I suspect this story to be confusing because it has not been thought out. For one thing, I realize right away that the English book (series) McKenzie is talking about is Swallows and Amazons. Why so coy? I am distracted by the work-around for the book title. I begin thinking about how I loved the Swallows and Amazons as a kid, and about the fact that when I was in England recently I found a complete vintage set of Swallows and Amazons in a bookshop in Lewes.
I am distracted by thinking about the recent controversy about the author. In his review of a biography of Ransome (here), Roger Lewis says:
As a political innocent or ignoramus, however, Arthur Ransome is hard to beat. Between 1913 and 1924 he lived in Russia and the Baltic States and though he “retained close contact with the Kremlin,” according to his biographer Roland Chambers, he signally failed to notice the reality of what was afoot. The Bolshevik Revolution was no more than “a great joke for him.”
I wonder if this is the reason that the name of the series has not been mentioned. But if you can’t mention the book series or the author, the richness of the anecdote is diluted. It is as if someone thought Americans would either not know anything about Swallows and Amazons or know too much.
Suddenly, as is common in dreams, the beast family is in danger. They abruptly flee the house and end up in a truck with many other beasts. Their terrible situation reminds me of the holocaust or of refugees that I read about who are trying to get to Europe, or the refugees fleeing Syria.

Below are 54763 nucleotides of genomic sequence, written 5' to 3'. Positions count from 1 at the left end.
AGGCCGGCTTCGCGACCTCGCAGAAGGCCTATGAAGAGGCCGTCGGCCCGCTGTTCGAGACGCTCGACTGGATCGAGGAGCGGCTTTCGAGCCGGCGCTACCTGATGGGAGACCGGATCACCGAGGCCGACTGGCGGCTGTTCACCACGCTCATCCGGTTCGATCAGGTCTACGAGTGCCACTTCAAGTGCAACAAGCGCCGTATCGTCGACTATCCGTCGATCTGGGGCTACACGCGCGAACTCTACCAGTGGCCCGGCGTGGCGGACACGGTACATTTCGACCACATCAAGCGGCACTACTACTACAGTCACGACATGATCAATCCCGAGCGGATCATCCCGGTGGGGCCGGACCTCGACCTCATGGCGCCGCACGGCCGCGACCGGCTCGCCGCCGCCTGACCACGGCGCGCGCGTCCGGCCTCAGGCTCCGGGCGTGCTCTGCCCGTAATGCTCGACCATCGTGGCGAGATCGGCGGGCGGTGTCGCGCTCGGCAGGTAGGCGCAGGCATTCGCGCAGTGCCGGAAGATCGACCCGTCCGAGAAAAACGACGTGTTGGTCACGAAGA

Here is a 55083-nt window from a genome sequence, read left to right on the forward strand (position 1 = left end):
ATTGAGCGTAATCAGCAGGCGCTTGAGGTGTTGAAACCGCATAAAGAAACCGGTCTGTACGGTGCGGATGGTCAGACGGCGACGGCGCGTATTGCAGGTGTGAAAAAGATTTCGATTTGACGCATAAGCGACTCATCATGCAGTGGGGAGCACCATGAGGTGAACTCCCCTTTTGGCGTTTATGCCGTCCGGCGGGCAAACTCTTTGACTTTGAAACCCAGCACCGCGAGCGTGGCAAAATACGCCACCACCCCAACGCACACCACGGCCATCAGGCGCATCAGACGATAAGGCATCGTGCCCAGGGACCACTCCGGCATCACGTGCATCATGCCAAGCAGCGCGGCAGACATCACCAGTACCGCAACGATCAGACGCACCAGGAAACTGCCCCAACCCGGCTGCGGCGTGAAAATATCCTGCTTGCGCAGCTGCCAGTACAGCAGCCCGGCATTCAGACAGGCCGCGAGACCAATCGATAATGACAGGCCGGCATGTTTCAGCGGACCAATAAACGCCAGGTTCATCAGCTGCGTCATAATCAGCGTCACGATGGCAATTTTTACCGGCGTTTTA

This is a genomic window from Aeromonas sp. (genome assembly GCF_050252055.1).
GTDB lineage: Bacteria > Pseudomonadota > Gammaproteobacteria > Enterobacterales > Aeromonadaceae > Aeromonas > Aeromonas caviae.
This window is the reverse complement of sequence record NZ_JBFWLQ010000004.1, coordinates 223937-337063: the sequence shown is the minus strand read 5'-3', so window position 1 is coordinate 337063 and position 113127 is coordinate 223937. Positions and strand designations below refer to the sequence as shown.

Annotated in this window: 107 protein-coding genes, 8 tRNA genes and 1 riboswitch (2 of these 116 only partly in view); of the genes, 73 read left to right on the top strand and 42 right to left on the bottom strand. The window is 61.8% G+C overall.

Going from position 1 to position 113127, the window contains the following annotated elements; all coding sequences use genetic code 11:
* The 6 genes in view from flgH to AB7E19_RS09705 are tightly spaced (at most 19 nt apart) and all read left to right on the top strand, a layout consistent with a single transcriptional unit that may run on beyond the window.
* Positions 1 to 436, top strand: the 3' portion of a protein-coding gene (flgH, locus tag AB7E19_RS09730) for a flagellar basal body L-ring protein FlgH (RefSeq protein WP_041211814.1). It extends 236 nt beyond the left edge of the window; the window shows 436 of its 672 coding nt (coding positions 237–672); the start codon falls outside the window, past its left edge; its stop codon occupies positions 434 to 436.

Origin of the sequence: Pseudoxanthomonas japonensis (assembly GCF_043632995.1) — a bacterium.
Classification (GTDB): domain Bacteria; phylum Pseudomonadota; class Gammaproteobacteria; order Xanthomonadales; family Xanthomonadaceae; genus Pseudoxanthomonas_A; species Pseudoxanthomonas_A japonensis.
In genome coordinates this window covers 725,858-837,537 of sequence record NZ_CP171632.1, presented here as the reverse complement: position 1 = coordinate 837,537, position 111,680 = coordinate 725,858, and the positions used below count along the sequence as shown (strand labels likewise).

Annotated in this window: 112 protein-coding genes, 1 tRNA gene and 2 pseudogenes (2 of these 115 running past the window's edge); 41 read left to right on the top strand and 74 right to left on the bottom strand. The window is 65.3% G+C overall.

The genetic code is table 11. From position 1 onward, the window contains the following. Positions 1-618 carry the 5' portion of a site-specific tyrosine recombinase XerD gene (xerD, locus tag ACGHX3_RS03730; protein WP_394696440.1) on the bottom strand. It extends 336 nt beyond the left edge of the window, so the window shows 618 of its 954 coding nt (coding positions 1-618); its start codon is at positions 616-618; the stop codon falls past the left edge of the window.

I am distracted by those thoughts.
Suddenly, however, there is an inexplicable and unpleasant sex scene. I concur that sex happens everywhere. The fact that the child/woman is the aggressor in this scene is interesting, but it is a bridge too far. In this context, it is as if the author is trying to condense maturation into a few signal episodes. That is interesting, and yet, I am not interested. It’s just too much.
Then, the beasts inexplicably start digging holes, and like A-bomb survivors, they are disoriented, and start losing their fur. The mother beast dies. All very dream-like.